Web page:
More of the same transparent charlatan nonsense, although admittedly with a surprising midpoint highlight
The first season of Netflix’s Haunted was cynical, exploitative garbage. But it was also popular, so here we are with Haunted Season 2, all six episodes of which dropped on Netflix today. It’s more of the same charlatan nonsense with the occasional unexpected highlight, and we’ve already provided in-depth, spoilerific coverage of every episode (start by clicking these words). But here’s the spoiler-free lowdown for anyone who didn’t catch the first season and is curious, or did and wants to know how the second differs. Short answer: It doesn’t.
Comments piled up under my review of the first season. Some people were shocked that I complained about it being flagrantly untrue, as though I was spoiling their fun by doing so. I didn’t explain in the review — partly because I didn’t think I’d need to — but I’m well aware that most of the people who watch these shows know they’re fake. My point was, and remains, that the illusion of authenticity doesn’t do anything for the stories. It’s just annoying. The whole thing would work much better as an anthology of horror vignettes than it does as a real-life exposé, mostly because seemingly no effort has been made whatsoever to have these stories stand up to even cursory scrutiny.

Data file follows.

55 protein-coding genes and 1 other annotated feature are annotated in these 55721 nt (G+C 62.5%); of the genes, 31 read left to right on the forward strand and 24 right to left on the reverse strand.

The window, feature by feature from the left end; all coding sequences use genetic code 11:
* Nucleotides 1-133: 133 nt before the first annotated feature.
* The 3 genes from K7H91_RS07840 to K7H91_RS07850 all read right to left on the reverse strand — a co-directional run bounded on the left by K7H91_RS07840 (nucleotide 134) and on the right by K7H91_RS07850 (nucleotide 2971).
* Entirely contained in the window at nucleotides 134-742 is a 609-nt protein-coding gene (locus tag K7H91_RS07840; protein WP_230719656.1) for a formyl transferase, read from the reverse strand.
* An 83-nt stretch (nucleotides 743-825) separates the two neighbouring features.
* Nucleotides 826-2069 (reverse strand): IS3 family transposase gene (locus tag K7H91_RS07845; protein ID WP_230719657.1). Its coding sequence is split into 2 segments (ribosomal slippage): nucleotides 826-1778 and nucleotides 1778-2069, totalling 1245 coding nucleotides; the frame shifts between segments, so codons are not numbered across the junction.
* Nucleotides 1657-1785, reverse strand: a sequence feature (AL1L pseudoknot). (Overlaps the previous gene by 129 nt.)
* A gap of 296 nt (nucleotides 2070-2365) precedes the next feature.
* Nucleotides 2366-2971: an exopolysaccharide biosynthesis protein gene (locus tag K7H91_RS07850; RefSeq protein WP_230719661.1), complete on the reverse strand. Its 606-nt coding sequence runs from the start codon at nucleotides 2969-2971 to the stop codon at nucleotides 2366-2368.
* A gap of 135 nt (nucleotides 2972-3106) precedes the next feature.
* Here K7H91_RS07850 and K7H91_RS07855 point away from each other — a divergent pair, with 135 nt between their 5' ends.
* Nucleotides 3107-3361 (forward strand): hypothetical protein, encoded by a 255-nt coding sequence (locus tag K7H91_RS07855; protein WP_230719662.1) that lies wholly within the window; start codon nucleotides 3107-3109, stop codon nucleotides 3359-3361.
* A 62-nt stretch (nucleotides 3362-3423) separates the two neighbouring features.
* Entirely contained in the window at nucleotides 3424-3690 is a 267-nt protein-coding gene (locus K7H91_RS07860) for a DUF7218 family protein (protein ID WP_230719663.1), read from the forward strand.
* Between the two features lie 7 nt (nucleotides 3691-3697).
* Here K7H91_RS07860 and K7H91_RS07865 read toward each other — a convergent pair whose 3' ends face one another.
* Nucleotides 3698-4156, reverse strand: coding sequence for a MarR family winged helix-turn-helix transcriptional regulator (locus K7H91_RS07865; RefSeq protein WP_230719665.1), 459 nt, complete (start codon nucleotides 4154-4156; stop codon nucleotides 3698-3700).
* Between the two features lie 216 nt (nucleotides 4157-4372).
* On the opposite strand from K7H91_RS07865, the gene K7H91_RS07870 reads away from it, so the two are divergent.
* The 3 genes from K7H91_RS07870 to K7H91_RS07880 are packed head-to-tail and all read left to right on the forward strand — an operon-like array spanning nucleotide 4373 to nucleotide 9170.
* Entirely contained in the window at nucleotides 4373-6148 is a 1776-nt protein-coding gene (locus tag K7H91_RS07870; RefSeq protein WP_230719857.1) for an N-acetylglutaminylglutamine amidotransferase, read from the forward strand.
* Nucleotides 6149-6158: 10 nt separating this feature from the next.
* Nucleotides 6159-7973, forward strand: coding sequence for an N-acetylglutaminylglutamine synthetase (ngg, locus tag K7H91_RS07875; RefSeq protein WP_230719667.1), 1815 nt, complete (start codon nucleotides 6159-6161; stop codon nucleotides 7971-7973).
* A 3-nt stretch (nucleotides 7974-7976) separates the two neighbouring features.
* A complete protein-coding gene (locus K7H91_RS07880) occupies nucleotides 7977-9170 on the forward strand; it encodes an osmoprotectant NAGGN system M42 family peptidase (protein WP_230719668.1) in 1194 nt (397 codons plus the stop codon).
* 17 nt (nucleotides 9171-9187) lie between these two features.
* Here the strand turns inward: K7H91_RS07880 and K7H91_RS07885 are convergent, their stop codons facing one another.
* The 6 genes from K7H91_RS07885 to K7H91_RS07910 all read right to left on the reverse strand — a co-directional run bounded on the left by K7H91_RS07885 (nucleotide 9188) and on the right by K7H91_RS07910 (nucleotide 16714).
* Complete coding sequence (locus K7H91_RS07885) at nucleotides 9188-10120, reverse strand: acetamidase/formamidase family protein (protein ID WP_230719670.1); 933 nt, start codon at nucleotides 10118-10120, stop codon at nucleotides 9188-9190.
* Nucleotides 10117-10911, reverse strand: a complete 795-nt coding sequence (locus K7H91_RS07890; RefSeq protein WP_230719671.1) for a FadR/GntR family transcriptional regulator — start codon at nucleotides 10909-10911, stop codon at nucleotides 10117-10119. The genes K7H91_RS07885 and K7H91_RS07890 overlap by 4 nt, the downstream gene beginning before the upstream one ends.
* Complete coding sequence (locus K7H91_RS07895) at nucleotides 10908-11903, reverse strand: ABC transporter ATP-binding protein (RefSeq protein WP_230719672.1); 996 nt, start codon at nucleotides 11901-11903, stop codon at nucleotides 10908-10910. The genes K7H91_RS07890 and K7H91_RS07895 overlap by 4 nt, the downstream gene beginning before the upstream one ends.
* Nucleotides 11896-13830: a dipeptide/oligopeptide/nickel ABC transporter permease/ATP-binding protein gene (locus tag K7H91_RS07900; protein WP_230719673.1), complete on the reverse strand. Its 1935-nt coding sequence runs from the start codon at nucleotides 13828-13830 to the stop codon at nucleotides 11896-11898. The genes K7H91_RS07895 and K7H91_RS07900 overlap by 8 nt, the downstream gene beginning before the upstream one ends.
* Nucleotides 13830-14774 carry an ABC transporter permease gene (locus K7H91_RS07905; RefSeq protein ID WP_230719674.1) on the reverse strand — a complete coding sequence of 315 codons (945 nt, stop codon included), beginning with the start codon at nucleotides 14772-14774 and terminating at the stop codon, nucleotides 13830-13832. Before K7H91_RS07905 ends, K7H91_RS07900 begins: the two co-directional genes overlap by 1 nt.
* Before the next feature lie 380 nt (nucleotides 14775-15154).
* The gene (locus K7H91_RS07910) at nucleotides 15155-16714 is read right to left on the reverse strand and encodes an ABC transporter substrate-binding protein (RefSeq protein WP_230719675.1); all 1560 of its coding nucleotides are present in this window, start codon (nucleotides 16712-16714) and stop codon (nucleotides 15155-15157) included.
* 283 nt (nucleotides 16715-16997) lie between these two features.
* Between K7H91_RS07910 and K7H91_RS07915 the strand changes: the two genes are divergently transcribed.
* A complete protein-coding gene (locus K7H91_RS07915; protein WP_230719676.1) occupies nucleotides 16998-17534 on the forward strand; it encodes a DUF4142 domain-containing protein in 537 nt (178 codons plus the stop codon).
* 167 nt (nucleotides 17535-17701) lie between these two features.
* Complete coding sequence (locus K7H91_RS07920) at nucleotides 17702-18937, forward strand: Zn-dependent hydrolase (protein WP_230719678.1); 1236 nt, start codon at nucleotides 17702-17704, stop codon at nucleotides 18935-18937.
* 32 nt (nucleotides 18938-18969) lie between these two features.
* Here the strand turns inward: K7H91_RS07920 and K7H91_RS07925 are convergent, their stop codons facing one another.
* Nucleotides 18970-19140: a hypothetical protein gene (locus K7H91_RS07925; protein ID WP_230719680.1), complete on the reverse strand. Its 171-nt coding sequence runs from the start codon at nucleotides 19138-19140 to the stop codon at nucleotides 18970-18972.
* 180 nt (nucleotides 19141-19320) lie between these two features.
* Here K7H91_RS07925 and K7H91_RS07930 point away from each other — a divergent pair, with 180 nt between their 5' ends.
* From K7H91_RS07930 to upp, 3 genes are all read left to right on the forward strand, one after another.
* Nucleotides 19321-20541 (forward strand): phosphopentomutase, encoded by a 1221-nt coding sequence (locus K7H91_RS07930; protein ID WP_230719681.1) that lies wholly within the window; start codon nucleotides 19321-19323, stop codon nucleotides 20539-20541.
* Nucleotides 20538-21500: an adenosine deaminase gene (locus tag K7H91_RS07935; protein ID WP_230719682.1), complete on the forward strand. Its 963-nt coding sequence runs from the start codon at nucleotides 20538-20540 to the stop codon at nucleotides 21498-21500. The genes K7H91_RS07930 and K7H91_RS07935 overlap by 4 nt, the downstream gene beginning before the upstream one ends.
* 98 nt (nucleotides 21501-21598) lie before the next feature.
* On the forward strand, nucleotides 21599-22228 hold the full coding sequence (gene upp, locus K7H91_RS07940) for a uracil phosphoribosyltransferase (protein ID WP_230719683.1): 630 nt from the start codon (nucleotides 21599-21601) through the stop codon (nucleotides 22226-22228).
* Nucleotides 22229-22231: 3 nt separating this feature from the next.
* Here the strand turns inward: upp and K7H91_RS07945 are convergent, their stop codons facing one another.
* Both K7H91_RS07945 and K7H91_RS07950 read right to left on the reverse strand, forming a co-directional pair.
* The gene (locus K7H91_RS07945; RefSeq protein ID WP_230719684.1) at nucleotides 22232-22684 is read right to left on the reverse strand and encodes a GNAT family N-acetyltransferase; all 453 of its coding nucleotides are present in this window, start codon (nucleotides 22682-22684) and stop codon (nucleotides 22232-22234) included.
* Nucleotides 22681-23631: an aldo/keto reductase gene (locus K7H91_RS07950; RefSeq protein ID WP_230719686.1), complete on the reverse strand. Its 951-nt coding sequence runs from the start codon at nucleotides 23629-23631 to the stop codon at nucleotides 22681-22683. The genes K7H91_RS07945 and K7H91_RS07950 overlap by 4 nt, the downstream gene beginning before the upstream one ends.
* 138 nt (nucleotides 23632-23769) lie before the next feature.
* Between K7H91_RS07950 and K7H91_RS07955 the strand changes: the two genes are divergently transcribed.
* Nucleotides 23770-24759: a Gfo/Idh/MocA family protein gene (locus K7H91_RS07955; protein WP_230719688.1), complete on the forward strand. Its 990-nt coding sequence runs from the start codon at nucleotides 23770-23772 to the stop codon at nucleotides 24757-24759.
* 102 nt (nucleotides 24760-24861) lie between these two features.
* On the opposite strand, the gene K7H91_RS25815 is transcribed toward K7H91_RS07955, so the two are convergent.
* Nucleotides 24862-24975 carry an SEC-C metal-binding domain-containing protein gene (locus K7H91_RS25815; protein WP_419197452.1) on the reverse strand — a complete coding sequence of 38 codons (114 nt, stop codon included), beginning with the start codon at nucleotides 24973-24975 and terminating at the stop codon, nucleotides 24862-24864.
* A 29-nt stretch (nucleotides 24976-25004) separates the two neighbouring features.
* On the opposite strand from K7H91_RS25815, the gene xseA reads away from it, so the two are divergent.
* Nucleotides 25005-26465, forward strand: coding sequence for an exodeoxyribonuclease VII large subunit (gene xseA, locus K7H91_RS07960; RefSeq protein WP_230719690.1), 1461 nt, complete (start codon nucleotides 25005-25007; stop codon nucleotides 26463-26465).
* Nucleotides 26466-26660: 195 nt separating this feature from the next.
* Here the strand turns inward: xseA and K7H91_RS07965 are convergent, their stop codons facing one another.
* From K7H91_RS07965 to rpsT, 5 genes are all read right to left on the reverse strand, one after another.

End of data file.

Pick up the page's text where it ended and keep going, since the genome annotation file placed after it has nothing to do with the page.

But the other side of this argument is that, as the comment section proved, there are people who genuinely buy into this — at least one of them wished death by demon upon me. That’s where the exploitative aspect comes in. The more this is dressed up as fact, the more lunatics start demanding that critics go and sleep in the woods. It’s absurd. And more to the point it’s annoying. The practice is dishonest and ineffective, at best.
All of these criticisms apply to Haunted Season 2, but perhaps slightly less so. It’s still nakedly fraudulent, but its stories are less spectacularly outlandish in real-world terms, and one of them isn’t anything to do with the supernatural at all — it’s a surprisingly effective exploration of gay conversion therapy that builds to what I thought was a genuinely affecting conclusion. However, that’s only one episode of six. The rest range from utterly awful to mundane to potentially incendiary, depending on exactly how much truth it contains. The audience will likely be the same, comprised half of enthusiasts and half of cynical detractors. The dramatic reenactments remain slick but overdone and blighted by the occasional use of awful VFX, and the roundtable testimonies are mostly completely wooden or wildly over-the-top. This stuff is hardly moving the needle.
But it is, I suppose, giving people something to talk about, and if some of the details in any of these six half-hour episodes — Haunted Season 2 remains if nothing else welcomely brief — prompt a bit of idle Googling then fair enough, I suppose. But I’m afraid I won’t be swayed from my general belief that this kind of television is a giant waste of everyone’s time.